Athens bus gunmen will 'light fuse' if $1m ransom is not paid
GREECE: Two suspected Albanians armed with rifles and dynamite hijacked a packed passenger bus in Athens yesterday and warned they would "light the fuse" if today's deadline for payment of a $1 million ransom was not met.
As night fell hours after the early morning drama began, the gunmen had freed 17 of an original 23 hostages.
But the releases came to an abrupt halt after one hijacker set an 8 a.m. (6 a.m. Irish time) deadline for this morning for payment of the ransom and vowed not to free any of the remaining hostages - two men and four women - until his demand was met.
"I will wait until eight o'clock tomorrow for the money and the driver," the man, who identified himself as Hassan, said in a mobile phone call from the bus to Greece's Alter TV. "Otherwise I'm going to light the fuse. I am not letting anyone else go."
One of the hijackers then fired a warning shot in the direction of a nearby petrol station. No one was injured.
Hundreds of helmeted police officers, snipers in camouflage fatigues and special forces were in position around the blocked blue bus, parked about 10 km east of Athens's centre.
Dozens of relatives of hostages gathered at the scene.
Hassan, speaking fluent Greek, said in a phone call to another TV station that he was Russian.
Greek and Albanian authorities, however, said they were convinced the hijackers, like some of the hostages, were Albanians.
"One of the released Albanians believes he has identified one of them as an Albanian from Elbasan and the other from Berat," the Albanian ambassador to Greece, Mr Bashkim Zeneli, said, naming cities in central Albania.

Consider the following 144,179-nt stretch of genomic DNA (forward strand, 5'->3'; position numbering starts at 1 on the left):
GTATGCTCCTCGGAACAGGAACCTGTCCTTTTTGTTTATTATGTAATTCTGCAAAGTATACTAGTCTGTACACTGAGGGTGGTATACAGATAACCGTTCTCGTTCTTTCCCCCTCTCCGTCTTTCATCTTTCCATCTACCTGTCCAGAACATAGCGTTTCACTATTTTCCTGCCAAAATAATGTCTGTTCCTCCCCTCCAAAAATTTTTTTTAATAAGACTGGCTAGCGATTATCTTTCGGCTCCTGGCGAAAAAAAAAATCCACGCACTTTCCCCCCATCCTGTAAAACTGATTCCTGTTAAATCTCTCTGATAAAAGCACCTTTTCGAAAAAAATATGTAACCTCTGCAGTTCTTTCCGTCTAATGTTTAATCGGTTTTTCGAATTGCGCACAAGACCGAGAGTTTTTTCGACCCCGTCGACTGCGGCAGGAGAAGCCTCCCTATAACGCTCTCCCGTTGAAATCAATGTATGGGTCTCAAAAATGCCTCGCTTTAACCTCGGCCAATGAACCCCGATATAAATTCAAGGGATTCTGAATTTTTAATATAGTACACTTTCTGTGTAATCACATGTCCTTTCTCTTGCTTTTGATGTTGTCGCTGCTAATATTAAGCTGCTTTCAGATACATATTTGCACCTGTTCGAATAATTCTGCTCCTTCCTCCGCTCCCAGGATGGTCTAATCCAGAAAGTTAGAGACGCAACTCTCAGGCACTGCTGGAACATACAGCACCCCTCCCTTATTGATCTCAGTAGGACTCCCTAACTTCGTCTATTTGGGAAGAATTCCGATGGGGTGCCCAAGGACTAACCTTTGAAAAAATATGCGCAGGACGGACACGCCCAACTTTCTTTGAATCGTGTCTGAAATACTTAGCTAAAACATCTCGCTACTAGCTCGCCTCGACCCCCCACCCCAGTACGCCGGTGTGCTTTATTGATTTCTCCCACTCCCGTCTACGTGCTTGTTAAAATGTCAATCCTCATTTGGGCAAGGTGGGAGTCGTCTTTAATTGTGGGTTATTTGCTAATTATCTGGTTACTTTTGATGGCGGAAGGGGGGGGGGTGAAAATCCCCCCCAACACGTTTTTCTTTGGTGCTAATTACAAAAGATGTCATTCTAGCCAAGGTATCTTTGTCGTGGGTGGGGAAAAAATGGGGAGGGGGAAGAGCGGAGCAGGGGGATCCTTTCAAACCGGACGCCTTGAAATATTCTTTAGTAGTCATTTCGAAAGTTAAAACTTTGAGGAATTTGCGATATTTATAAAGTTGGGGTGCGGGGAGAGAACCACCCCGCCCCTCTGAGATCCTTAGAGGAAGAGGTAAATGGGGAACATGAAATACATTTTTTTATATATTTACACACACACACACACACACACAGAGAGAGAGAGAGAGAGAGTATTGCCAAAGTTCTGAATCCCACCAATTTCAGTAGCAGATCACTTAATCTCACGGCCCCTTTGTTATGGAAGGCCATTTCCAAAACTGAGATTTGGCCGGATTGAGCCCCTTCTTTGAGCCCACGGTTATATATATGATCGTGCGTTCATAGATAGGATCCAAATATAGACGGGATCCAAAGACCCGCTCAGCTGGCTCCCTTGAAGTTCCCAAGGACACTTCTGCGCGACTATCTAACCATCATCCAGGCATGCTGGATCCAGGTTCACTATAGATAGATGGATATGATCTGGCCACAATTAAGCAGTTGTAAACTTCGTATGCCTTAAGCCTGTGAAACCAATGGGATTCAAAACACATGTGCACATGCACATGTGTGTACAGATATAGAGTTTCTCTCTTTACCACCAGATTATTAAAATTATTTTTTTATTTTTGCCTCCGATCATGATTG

Police believe the hijackers may want to portray themselves as Russians rather than Albanians to avoid a backlash against the large Albanian immigrant community in Greece. Russian diplomats said they did not believe the men were Russians.
There were no reports of injuries, but a hostage said the gunmen had explosives either strapped around their waist or in a suitcase they had brought on the bus.
Negotiators talked with the hijackers throughout the day convincing them to release hostages in twos and threes.
Ms Stella Matara, a hostage still on the bus, told state TV in a mobile phone call that the hijackers wanted a driver to take them to Athens airport and a plane to take them to Russia.
The original driver, a ticket collector and a woman passenger managed to escape from the bus in the first seconds of the hijack when shots were fired during the takeover.
"At the airport they want a plane to take them to Russia and then they will release the rest of the hostages," Ms Matara said.
Relatives crammed a café near the bus, glued to a television set transmitting live images of the ordeal. "I don't care what they are or who they are. I want them to release my wife," said an elderly man among dozens of relatives.
As night fell, police snipers moved closer to the bus, which was hemmed in by a police car and a van next to a large supermarket.
About 1 million of Greece's 11 million population are Albanian immigrants or of recent Albanian descent - Greece's biggest minority group. Many came from the neighbouring nation to help with building work for last summer's Athens Olympics.
Two hijackings by Albanians in 1999 ended with the two hostage-takers being killed by police.
The Greek Prime Minister, Mr Costas Karamanlis, postponed his departure for a European Union summit in Brussels by a day to today to deal with the crisis.